The Future of the Ebook

Macmillian Finally Gives In to Ebook Subscription Services Oyster and Scribd

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About a month ago, John Sargent, CEO of Macmillan Publishers, complained in a blog post that Amazon had an unfair stranglehold on their distribution channels, and that Macmillan might consider subscription ebook services like Oyster and Scribd. As of today, Macmillan’s finally signed on to start offering their books with the two top ebook subscription startups.

The first is Oyster, the company commonly labelled the “Netflix for books,” regardless of whether they like the label or not. The other is Scribd, which could be better described as the YouTube for books, given their mix of professionally published books and a vast library of user generated content. Read More

book club

Now That They Have Audiobooks, CEO Explains Exactly What Scribd Is

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When you think of book subscription services, if you think about them, you probably think of Oyster first, regardless of the fact that Scribd offers nearly the same service. This morning, Scribd finally gave us a reason they might pull ahead in the race to be the “Netflix for Books.”

Scribd has added 30,000 audio books to their book subscription service. Considering both leading book subscription companies have partnerships with Simon & Schuster and HarperCollins, this is the first major play to put Scribd squarely ahead of Oyster in terms of offerings. Read More

Freshly Minted

Why’d Apple Buy Beats and Booklamp? Probably to Build a Massive Subscription Platform

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Welcome to Freshly Minted, where we examine an overlooked deal or funding announcement in tech from the past week and tell you what you need to know and why it matters.

The deal: Apple acquired book analysis startup Booklamp for an alleged $10 to $15 million, likely to begin work building a book subscription platform, or something much bigger.

Apple is always stark and shady when it comes to their acquisitions. They’ve bought a number of under-the-radar startups, and when asked why, they offer up the same response:

“Apple buys smaller technology companies from time to time, and we generally do not discuss our purpose or plans.” Read More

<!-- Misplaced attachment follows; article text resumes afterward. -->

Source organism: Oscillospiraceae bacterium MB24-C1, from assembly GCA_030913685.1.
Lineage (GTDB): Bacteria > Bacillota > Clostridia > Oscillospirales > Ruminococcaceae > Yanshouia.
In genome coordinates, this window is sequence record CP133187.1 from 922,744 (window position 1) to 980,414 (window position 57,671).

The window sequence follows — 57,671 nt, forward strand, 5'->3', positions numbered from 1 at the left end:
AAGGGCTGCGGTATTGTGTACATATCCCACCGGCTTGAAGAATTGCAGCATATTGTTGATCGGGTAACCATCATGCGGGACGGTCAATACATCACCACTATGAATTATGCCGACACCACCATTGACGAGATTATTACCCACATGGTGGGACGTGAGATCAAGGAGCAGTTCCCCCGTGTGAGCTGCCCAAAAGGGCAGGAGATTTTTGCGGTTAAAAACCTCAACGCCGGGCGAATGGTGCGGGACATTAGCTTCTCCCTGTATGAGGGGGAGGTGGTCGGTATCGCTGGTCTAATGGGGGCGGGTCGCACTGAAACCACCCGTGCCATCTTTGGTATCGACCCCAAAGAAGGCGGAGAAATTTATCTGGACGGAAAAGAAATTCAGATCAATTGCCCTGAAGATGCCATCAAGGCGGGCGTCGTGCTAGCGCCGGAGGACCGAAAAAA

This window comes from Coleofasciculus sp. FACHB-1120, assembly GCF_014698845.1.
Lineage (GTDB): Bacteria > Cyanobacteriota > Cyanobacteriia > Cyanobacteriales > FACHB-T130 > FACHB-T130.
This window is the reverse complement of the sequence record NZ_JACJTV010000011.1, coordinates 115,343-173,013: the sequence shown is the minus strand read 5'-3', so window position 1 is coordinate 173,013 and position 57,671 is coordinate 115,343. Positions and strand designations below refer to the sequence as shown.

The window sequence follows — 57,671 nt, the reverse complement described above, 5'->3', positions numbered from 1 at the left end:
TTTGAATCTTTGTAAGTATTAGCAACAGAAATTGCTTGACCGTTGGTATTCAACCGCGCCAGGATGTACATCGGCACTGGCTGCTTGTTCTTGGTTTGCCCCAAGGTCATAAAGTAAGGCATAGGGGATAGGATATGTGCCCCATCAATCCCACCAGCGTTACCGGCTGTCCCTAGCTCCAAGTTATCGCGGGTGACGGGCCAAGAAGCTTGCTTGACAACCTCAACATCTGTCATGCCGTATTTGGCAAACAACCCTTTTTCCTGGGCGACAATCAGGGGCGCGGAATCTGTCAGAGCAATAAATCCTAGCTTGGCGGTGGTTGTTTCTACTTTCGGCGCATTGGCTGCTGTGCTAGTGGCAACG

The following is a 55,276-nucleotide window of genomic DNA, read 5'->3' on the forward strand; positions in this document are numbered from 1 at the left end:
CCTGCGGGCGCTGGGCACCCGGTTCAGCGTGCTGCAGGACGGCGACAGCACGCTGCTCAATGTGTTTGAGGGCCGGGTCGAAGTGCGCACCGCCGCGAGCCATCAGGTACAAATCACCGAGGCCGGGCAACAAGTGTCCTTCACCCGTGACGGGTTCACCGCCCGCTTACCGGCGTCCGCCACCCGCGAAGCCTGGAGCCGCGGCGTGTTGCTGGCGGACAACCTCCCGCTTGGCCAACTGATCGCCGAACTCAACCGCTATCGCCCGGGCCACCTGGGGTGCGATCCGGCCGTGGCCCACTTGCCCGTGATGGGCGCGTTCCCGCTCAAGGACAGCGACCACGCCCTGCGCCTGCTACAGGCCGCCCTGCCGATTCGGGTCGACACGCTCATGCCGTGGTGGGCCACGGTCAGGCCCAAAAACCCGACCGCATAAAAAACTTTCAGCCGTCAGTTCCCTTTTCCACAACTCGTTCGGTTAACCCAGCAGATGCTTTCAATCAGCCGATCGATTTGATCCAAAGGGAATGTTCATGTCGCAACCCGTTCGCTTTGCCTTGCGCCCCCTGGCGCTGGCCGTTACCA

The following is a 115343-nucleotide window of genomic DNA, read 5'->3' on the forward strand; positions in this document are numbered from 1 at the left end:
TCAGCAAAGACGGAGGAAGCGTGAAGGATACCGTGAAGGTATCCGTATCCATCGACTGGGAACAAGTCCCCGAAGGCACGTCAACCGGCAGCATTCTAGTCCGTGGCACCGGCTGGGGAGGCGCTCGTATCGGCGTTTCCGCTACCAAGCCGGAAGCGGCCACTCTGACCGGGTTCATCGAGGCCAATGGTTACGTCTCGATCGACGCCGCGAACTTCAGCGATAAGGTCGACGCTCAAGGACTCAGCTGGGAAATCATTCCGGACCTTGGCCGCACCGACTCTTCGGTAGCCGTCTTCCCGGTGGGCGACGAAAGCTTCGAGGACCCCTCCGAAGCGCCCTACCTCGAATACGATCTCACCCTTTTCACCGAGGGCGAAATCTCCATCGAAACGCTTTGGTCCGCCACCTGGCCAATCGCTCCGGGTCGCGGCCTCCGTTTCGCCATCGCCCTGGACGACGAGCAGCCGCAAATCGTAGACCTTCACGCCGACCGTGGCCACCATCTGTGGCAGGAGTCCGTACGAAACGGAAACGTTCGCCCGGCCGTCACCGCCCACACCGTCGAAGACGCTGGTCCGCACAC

The Future of the Ebook

Oyster Launches on Desktop, Makes Books Look More Like Blog Posts

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Oyster is on a roll lately. They’ve been signing up new publishers, launching new apps, getting good reviews — they’ve even gotten people to rightfully start calling them the “Netflix for Books.”

To add to all of that, as of this morning Oyster is launching their desktop app, making their books available wherever there’s a working browser tab. Though Read More

Freshly Minted

Freshly Minted: For This Book Subscription Platform, The Publishing World Is Their Oyster

As reading habits shift over to digital, subscription models are poised to seize a huge portion of the ebook market. (via Getty)

Welcome to Freshly Minted, where we examine an overlooked deal or funding announcement in tech from the past week, and tell you what you need to know, and why it matters.

This week’s deal: Oyster, the Netflix for books, signed a deal with Simon & Schuster that will give Oyster subscribers access to Simon & Schuster’s entire backlist.

Oyster, a service that charges $10 a month for all-you-can-read access to a library of half a million books, just added heavyweight Simon & Schuster to their list of publishers. That makes two of the Big Five companies that dominate the publishing game, and if Oyster can sign on the remaining three publishers, they could take their place among companies like Spotify and Netflix as one of the great subscription titans of the decade. Read More